Saturday, June 19, 2010
The Light at the End of the Dark Tunnel
When I was pregnant with my first child there were lots of unknowns. Starting with not even knowing that the constant feeling of "not quite right" meant I might be pregnant until the principal at the school I was teaching at suggested I might want to take a test, to wondering just what labor and delivery would really be like. Sure I had lots of women tell me things, some helpful, some scary but it didn't mean anything to me, I had no experience. After the first, though, that light at the end of the tunnel was shining more and with each successive pregnancy I knew what to expect even though each one was unique in its own trials.
Same thing with raising my children. Lots of moms who had gone before on the road of babies and toddlers shared with me suggestions for breastfeeding, keeping house - or not, baby food, potty training, watching tv - or not, how to handle another newborn while taking care of other children and many other aspects of mothering.
Same thing with starting to educate my children in my own home. How to do it, what to use, what not to use, not to worry (ha!), and a myriad of other things. I took all this advice, but the light of experience never went on for me until I was through the dark tunnel of life. At that point, I could see that all that advice was true to one extent or another in our life.
As I've moved along the road of parenting I try to keep the advice of others in mind. I try to remember that there is that light of experience that shines once through the daily grind of life. I've now had one more of those lights turn on this week, and fittingly it is once more with my oldest.
She has always been an extremely shy girl, afraid of storms, and always preferring to be near her family, not venturing out on her own. But that shell is changing and her father and I sit back and watch, amazed at the new, confident, young woman she is growing into.
First she willingly and eagerly wanted to work for a local campground this summer. Second, she willingly and eagerly wanted to play in the Dominion tournament last week. That meant she played with strangers, something she would not have been so eager to do six months to a year ago.
And this past week was the most impressive to me. She attended an orchestra camp. It was daily from 9am until 3 pm. She chose to do this even though she knew that the rest of her family would be gone three of the five days attending a Catechetical Conference in another state. We arranged to have her stay with friends in our congregation while we were gone. On one evening, she watched their two year old while the mother took her son to Taekwondo and the father was at meetings. This was the evening that major storms went through our state, with several tornadoes touching down in various places. She said the sirens went off and she stayed in the basement (finished and where most of the toys are located) with her and it was fine. Really? From my daughter who all these years had been so afraid of any storm, somewhat inconsolable, now in a different home by herself in charge of a two year old saying it was fine?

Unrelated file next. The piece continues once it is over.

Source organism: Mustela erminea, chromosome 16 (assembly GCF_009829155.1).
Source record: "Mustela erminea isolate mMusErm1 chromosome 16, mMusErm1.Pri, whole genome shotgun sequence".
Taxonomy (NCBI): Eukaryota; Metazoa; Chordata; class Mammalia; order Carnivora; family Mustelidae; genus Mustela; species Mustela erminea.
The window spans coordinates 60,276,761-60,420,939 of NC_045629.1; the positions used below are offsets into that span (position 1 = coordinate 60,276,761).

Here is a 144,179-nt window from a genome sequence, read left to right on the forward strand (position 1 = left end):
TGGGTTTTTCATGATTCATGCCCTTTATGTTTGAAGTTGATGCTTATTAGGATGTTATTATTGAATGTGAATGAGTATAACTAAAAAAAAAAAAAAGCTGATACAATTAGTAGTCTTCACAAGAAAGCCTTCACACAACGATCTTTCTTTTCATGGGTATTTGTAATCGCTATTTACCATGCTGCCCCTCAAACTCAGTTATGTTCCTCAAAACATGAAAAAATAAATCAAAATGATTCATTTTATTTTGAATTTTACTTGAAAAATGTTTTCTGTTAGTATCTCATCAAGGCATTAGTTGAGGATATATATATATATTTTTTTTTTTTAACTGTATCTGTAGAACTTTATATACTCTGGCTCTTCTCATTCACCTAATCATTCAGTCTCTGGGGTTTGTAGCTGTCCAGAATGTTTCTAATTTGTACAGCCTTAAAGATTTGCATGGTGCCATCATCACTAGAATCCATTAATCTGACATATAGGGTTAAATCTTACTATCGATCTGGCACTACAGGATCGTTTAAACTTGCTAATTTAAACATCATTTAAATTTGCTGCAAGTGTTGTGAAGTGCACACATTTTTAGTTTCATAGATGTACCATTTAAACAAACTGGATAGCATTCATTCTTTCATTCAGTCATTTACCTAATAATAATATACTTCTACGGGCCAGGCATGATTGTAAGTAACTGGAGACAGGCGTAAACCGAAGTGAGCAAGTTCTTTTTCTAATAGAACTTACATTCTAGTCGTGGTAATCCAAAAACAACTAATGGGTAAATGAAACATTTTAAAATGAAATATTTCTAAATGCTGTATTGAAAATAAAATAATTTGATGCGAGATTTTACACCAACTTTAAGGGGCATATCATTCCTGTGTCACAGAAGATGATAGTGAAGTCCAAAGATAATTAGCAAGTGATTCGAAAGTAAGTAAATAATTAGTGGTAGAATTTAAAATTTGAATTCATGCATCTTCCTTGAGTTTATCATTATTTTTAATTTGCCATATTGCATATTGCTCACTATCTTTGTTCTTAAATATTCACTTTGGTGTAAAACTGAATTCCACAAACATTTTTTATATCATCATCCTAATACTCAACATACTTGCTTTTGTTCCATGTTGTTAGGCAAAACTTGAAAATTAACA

The light continued to glow brighter as we watched her play in the concert on Friday evening. It was a great concert and we taped it so we can enjoy it again and again. But to see her enjoying herself, interacting with other participants, telling us about her week brought tears to my eyes and her father's.
Our sweet little girl, so shy and wanting to stay right by her parent's side for all these years, is blossoming into a confident and beautiful young lady. Other parents have told me this would happen. I knew in my head that it must be true, but that light of experience had not yet burned bright as the dark tunnel of life had yet to be traversed.
I know there are many dark tunnels yet ahead. I know from others that there are lights at the end of those as well. I know I'll worry and fret through some if not most all of them, but for now I'm basking in the light at the end of this one.